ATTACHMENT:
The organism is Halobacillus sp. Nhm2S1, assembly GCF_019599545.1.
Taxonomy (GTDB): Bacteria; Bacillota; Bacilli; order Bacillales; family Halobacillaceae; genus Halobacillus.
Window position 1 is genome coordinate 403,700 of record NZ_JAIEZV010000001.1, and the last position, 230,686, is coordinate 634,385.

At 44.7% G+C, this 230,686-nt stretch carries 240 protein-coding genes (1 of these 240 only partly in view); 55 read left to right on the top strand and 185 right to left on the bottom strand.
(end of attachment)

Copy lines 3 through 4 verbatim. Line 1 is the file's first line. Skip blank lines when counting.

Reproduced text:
Window position 1 is genome coordinate 403,700 of record NZ_JAIEZV010000001.1, and the last position, 230,686, is coordinate 634,385.

At 44.7% G+C, this 230,686-nt stretch carries 240 protein-coding genes (1 of these 240 only partly in view); 55 read left to right on the top strand and 185 right to left on the bottom strand.